The world sucks. Republicans are trying their best to lie their way back into power again. Oil is killing entire ecosystems in the Gulf. Global warming is starting to really come into its own. Some sub-human idiots from New Jersey are celebrated by everyone. It’s one day before the 65th anniversary of Hiroshima. It’s August and I live in a place where we’re excited if the temperature is only 102°, where no one has a job, where the economy is stagnating, and where earthquake recovery continues without any help from the outside world. Oh, and apparently the Mayans are coming. Really, is there anything good out there? Can someone give us even a peek at hope–even for a second?
Enter Arcade Fire. During their Madison Square Garden concert tonight (broadcast live online), my life didn’t suck–and I’m guessing that’s true of all the other people who attended or watched from a distance. And it wasn’t just the concert, either–though that was quite an amazing, spellbinding, celebratory event (watch it yourself if you want proof–it’s well worth your time). It was the unreal realization that a band like this isn’t supposed to succeed in America–yet they have, and this concert is proof.
While I was watching, I told my wife (who wasn’t watching–since they’re not Depeche Mode or Weird Al), “They’re all kind of ugly looking–so you know they’re good.” She concurred. I was exaggerating, of course–they’re not ugly at all (some are quite fetching, in fact). But they’re not Katy Perry or Usher, either. And here they are with a #1 album, selling out MSG, and blasting a concert online that shuts down Twitter. This is a band of Americans and Canadians and Hatians, men and women, multi-instrumentalists all, singing and playing complex, convex music that has caught the attention of teenagers and older dudes like me in a way that very few artists are capable. In a musical world filled with banality and self-delusion, Arcade Fire are more than just a breath of fresh air–they’re a hurricane that demonstrates why everyone else sucks (see: Radiohead at the 2009 Grammys).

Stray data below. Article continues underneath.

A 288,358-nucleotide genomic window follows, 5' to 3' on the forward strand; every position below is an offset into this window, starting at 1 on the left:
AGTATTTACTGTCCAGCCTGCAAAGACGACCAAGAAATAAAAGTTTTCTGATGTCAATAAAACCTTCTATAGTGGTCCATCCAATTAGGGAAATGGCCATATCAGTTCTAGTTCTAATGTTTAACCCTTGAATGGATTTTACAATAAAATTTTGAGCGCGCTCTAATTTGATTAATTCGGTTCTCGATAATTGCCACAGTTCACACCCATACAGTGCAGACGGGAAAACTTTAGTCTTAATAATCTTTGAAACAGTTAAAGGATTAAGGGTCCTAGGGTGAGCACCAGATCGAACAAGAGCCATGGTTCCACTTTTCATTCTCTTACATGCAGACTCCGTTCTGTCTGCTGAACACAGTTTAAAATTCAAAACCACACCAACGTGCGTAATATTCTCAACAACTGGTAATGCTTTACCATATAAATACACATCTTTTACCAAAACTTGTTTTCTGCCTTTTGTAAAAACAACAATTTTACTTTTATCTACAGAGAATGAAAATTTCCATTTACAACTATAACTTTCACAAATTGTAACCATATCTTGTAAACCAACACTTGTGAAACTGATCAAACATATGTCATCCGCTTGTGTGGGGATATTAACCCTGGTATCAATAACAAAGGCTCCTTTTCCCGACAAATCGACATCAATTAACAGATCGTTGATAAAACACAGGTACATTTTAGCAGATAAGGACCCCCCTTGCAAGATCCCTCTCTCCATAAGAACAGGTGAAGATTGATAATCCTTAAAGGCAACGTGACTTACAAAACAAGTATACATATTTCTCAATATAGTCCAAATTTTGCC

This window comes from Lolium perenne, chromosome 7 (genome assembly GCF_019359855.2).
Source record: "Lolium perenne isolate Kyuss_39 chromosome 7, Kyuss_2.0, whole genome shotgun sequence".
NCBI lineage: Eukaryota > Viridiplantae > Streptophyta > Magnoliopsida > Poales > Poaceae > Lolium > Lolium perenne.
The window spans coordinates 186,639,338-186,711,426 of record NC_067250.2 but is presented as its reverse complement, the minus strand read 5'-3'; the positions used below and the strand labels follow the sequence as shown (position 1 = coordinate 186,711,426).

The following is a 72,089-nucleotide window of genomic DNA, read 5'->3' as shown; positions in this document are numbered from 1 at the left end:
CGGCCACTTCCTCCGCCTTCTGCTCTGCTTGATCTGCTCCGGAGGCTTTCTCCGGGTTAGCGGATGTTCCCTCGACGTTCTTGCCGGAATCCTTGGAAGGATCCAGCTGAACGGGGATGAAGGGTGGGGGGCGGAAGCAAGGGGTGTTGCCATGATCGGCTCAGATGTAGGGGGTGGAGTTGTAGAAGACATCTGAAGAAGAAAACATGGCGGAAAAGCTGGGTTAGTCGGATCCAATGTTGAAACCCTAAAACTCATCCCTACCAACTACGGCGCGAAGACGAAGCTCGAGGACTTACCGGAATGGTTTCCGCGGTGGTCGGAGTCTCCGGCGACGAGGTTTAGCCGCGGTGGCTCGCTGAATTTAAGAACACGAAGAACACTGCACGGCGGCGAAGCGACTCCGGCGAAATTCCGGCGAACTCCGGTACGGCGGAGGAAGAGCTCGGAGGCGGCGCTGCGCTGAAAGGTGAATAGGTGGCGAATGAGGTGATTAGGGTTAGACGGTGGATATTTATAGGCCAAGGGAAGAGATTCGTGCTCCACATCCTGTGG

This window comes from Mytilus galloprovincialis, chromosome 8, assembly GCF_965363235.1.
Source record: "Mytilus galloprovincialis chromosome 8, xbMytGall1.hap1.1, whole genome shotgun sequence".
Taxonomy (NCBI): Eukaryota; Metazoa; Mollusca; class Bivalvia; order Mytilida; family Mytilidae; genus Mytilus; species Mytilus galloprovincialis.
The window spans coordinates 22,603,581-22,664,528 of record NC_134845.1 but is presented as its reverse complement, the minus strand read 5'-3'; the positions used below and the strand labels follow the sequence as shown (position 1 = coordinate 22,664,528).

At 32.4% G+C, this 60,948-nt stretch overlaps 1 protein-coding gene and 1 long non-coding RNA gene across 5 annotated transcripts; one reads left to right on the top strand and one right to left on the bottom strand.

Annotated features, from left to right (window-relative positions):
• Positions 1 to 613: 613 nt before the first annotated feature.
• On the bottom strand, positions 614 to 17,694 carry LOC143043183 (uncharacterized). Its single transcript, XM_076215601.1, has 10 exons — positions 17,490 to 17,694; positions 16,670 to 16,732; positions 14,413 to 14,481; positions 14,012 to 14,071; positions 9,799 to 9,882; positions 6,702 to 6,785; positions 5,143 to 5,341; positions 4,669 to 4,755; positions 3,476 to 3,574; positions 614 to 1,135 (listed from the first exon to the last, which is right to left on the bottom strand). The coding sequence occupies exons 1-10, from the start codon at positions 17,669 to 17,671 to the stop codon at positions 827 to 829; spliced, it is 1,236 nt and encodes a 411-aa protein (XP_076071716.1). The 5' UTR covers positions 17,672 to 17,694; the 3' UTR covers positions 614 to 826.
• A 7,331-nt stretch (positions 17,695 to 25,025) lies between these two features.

I should add that I’m not even a particularly devout fan of Arcade Fire. I really like Funeral, and I’m beginning to discover their other music (including their new album, The Suburbs, which I’m listening to now). It’s beautiful, fascinating music, but I haven’t studied it or LISTENED to it to any serious extent to really have a lot to say about it (though Funeral is right up there with In the Aeroplane Over the Sea, and that’s the highest praise I can give an album). But I know quality when I hear it, and they’re quality–and their very existence as a popular band, a band celebrated and listened to by all shapes and sizes and ages, gives me hope that the world won’t suck forever.